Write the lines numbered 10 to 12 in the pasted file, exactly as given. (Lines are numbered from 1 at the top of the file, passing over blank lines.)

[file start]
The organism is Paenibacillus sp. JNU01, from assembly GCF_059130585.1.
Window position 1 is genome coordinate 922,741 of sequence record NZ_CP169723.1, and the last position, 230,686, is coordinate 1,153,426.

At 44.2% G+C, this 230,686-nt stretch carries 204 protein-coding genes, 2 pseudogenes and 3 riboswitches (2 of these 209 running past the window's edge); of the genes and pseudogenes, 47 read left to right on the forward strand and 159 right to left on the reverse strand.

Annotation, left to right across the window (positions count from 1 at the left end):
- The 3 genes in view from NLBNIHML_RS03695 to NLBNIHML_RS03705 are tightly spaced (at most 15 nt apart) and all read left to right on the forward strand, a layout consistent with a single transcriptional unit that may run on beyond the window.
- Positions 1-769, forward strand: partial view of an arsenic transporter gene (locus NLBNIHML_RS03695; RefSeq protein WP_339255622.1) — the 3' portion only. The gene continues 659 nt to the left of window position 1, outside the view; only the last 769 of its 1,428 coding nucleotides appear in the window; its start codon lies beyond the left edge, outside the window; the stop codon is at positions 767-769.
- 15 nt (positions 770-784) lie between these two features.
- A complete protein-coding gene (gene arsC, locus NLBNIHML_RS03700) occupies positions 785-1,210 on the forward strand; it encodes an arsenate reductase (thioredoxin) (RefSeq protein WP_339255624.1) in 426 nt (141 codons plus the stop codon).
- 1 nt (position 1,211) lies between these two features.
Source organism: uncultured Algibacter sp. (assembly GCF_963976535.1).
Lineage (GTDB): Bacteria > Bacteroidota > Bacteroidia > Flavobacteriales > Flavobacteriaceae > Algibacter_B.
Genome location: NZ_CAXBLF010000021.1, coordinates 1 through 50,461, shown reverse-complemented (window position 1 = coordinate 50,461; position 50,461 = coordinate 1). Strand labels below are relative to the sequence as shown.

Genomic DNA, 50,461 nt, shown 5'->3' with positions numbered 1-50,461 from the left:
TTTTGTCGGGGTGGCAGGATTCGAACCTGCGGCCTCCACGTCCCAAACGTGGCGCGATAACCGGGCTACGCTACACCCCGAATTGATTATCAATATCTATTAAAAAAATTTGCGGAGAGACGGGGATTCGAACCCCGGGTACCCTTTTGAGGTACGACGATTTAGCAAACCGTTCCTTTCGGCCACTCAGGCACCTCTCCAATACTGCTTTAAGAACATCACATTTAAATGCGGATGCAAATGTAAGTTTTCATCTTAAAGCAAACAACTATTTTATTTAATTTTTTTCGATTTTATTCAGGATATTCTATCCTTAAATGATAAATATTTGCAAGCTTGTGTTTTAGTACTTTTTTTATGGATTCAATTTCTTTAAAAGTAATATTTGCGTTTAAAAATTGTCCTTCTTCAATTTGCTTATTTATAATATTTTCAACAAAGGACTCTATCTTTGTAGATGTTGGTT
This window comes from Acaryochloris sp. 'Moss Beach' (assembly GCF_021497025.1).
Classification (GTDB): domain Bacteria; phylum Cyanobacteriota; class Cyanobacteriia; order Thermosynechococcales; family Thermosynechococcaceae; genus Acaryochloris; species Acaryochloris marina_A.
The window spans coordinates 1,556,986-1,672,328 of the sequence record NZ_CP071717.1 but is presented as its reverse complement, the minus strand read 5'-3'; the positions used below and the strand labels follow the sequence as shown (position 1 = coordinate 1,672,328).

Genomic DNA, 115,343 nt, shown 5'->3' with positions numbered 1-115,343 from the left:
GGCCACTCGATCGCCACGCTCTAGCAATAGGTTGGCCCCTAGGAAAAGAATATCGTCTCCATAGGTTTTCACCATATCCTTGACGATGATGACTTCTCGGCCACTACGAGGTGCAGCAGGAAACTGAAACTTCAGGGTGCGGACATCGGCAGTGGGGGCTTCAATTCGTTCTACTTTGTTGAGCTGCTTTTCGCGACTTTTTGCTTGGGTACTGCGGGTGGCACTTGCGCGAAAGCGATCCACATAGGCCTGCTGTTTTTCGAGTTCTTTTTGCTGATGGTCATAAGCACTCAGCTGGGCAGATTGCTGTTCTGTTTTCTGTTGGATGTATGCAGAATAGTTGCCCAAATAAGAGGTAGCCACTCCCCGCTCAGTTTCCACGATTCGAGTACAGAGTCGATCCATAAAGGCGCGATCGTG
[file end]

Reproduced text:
Source organism: uncultured Algibacter sp. (assembly GCF_963976535.1).
Lineage (GTDB): Bacteria > Bacteroidota > Bacteroidia > Flavobacteriales > Flavobacteriaceae > Algibacter_B.
Genome location: NZ_CAXBLF010000021.1, coordinates 1 through 50,461, shown reverse-complemented (window position 1 = coordinate 50,461; position 50,461 = coordinate 1). Strand labels below are relative to the sequence as shown.